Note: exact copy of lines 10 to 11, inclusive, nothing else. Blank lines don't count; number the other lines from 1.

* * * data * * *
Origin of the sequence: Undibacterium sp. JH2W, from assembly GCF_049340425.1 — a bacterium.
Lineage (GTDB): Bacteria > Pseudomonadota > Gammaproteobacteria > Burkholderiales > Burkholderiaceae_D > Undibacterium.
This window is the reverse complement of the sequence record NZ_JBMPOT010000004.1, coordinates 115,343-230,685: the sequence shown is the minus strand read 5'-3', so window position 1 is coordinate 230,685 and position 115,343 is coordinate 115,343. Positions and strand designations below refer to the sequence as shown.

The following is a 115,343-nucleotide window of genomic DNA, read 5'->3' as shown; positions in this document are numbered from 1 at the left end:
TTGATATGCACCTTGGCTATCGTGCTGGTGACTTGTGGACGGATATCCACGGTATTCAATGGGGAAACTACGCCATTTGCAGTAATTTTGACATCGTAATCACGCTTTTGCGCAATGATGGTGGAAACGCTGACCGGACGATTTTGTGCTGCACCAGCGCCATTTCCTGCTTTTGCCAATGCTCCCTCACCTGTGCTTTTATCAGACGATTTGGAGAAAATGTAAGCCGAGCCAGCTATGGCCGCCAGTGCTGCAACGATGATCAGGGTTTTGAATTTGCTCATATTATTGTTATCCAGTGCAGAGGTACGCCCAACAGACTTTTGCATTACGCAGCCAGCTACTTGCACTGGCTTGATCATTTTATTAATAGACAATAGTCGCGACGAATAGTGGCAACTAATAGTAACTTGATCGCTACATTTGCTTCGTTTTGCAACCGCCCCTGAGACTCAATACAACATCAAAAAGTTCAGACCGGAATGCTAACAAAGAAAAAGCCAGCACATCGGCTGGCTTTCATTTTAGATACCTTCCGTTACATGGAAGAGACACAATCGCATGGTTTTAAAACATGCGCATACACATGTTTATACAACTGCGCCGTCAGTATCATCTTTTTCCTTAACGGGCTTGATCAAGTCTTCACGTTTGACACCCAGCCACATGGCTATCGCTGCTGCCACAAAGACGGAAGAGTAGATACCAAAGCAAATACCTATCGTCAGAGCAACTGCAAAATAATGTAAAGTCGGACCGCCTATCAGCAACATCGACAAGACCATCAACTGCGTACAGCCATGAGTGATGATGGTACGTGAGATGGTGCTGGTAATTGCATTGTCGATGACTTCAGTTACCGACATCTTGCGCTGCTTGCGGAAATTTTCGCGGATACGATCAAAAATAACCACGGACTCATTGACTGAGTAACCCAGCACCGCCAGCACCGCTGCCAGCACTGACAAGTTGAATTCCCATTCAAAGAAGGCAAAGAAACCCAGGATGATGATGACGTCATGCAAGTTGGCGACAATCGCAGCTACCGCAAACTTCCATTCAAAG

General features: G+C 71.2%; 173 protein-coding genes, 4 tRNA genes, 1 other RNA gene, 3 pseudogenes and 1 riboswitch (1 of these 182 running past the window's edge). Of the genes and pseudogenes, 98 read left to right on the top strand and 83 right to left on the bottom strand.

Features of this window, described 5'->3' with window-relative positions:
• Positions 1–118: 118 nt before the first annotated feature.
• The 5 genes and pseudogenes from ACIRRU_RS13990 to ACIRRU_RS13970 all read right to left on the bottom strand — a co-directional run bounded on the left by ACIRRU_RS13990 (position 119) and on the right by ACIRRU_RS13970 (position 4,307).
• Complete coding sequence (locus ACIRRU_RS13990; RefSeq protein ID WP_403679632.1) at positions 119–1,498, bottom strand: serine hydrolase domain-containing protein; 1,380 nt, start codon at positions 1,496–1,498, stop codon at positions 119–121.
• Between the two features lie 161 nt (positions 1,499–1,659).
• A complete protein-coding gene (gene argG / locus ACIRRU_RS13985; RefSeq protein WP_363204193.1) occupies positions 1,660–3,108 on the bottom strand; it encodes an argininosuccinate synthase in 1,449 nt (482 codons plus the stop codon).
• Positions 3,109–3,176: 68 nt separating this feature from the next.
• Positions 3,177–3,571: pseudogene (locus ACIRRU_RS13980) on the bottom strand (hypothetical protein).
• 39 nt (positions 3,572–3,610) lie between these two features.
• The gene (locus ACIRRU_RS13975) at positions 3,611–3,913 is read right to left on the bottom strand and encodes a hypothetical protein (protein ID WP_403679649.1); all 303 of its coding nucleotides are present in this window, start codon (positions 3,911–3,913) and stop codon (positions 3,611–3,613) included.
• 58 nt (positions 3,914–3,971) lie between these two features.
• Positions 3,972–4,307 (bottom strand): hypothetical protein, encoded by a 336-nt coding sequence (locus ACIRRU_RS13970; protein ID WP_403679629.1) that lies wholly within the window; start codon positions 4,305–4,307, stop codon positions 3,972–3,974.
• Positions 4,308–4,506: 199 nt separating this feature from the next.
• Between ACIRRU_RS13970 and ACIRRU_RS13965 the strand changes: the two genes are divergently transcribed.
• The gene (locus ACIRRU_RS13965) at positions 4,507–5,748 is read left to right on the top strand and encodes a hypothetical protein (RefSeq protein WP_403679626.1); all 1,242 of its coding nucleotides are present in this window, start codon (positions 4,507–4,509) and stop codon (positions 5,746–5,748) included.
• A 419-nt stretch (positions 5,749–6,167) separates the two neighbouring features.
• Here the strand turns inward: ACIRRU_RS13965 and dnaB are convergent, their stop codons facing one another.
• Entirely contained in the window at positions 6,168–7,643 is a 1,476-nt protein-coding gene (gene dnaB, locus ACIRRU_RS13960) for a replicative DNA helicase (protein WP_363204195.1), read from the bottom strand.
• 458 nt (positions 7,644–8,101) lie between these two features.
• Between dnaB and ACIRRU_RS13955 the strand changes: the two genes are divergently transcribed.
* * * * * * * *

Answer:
• Complete coding sequence (locus ACIRRU_RS13990; RefSeq protein ID WP_403679632.1) at positions 119–1,498, bottom strand: serine hydrolase domain-containing protein; 1,380 nt, start codon at positions 1,496–1,498, stop codon at positions 119–121.
• Between the two features lie 161 nt (positions 1,499–1,659).